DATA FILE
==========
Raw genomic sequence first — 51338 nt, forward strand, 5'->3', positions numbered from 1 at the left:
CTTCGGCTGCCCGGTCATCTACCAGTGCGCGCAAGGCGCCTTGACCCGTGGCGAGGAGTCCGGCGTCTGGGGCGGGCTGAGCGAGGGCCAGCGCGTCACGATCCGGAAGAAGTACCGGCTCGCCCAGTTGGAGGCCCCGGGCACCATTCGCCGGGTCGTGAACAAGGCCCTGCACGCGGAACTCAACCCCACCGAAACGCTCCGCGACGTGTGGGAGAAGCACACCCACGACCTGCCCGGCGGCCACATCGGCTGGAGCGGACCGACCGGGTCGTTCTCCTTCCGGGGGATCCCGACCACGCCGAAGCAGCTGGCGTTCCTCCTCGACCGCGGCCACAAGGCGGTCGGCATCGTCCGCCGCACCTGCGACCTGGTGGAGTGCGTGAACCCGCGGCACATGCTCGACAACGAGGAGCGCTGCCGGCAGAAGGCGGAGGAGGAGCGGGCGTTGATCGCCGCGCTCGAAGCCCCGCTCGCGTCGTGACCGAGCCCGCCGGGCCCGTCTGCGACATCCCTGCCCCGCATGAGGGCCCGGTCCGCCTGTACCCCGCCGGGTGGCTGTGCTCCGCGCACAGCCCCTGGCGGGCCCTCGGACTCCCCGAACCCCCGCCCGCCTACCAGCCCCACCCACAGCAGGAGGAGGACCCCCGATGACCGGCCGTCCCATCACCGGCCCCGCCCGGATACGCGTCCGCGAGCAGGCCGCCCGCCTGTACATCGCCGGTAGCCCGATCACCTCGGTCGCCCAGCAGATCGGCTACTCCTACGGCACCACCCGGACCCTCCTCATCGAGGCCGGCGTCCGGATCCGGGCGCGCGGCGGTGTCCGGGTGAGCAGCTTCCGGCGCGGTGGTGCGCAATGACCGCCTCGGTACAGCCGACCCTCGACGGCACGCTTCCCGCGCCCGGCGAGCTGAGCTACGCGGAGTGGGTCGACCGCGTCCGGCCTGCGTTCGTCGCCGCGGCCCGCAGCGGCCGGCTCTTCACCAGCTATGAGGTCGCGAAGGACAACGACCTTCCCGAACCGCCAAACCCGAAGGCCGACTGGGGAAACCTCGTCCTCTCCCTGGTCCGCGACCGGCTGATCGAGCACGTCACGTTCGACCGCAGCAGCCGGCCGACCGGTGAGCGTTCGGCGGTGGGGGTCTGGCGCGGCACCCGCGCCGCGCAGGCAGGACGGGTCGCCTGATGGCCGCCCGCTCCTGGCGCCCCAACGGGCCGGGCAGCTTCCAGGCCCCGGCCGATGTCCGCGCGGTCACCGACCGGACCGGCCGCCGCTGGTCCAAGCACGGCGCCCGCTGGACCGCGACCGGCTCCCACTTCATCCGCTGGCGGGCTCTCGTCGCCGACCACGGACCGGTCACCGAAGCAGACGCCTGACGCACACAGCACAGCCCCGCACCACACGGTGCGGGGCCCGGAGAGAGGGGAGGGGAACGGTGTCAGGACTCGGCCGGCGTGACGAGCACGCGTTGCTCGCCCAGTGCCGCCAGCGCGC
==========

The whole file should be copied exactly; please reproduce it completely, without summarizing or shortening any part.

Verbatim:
Raw genomic sequence first — 51338 nt, forward strand, 5'->3', positions numbered from 1 at the left:
CTTCGGCTGCCCGGTCATCTACCAGTGCGCGCAAGGCGCCTTGACCCGTGGCGAGGAGTCCGGCGTCTGGGGCGGGCTGAGCGAGGGCCAGCGCGTCACGATCCGGAAGAAGTACCGGCTCGCCCAGTTGGAGGCCCCGGGCACCATTCGCCGGGTCGTGAACAAGGCCCTGCACGCGGAACTCAACCCCACCGAAACGCTCCGCGACGTGTGGGAGAAGCACACCCACGACCTGCCCGGCGGCCACATCGGCTGGAGCGGACCGACCGGGTCGTTCTCCTTCCGGGGGATCCCGACCACGCCGAAGCAGCTGGCGTTCCTCCTCGACCGCGGCCACAAGGCGGTCGGCATCGTCCGCCGCACCTGCGACCTGGTGGAGTGCGTGAACCCGCGGCACATGCTCGACAACGAGGAGCGCTGCCGGCAGAAGGCGGAGGAGGAGCGGGCGTTGATCGCCGCGCTCGAAGCCCCGCTCGCGTCGTGACCGAGCCCGCCGGGCCCGTCTGCGACATCCCTGCCCCGCATGAGGGCCCGGTCCGCCTGTACCCCGCCGGGTGGCTGTGCTCCGCGCACAGCCCCTGGCGGGCCCTCGGACTCCCCGAACCCCCGCCCGCCTACCAGCCCCACCCACAGCAGGAGGAGGACCCCCGATGACCGGCCGTCCCATCACCGGCCCCGCCCGGATACGCGTCCGCGAGCAGGCCGCCCGCCTGTACATCGCCGGTAGCCCGATCACCTCGGTCGCCCAGCAGATCGGCTACTCCTACGGCACCACCCGGACCCTCCTCATCGAGGCCGGCGTCCGGATCCGGGCGCGCGGCGGTGTCCGGGTGAGCAGCTTCCGGCGCGGTGGTGCGCAATGACCGCCTCGGTACAGCCGACCCTCGACGGCACGCTTCCCGCGCCCGGCGAGCTGAGCTACGCGGAGTGGGTCGACCGCGTCCGGCCTGCGTTCGTCGCCGCGGCCCGCAGCGGCCGGCTCTTCACCAGCTATGAGGTCGCGAAGGACAACGACCTTCCCGAACCGCCAAACCCGAAGGCCGACTGGGGAAACCTCGTCCTCTCCCTGGTCCGCGACCGGCTGATCGAGCACGTCACGTTCGACCGCAGCAGCCGGCCGACCGGTGAGCGTTCGGCGGTGGGGGTCTGGCGCGGCACCCGCGCCGCGCAGGCAGGACGGGTCGCCTGATGGCCGCCCGCTCCTGGCGCCCCAACGGGCCGGGCAGCTTCCAGGCCCCGGCCGATGTCCGCGCGGTCACCGACCGGACCGGCCGCCGCTGGTCCAAGCACGGCGCCCGCTGGACCGCGACCGGCTCCCACTTCATCCGCTGGCGGGCTCTCGTCGCCGACCACGGACCGGTCACCGAAGCAGACGCCTGACGCACACAGCACAGCCCCGCACCACACGGTGCGGGGCCCGGAGAGAGGGGAGGGGAACGGTGTCAGGACTCGGCCGGCGTGACGAGCACGCGTTGCTCGCCCAGTGCCGCCAGCGCGC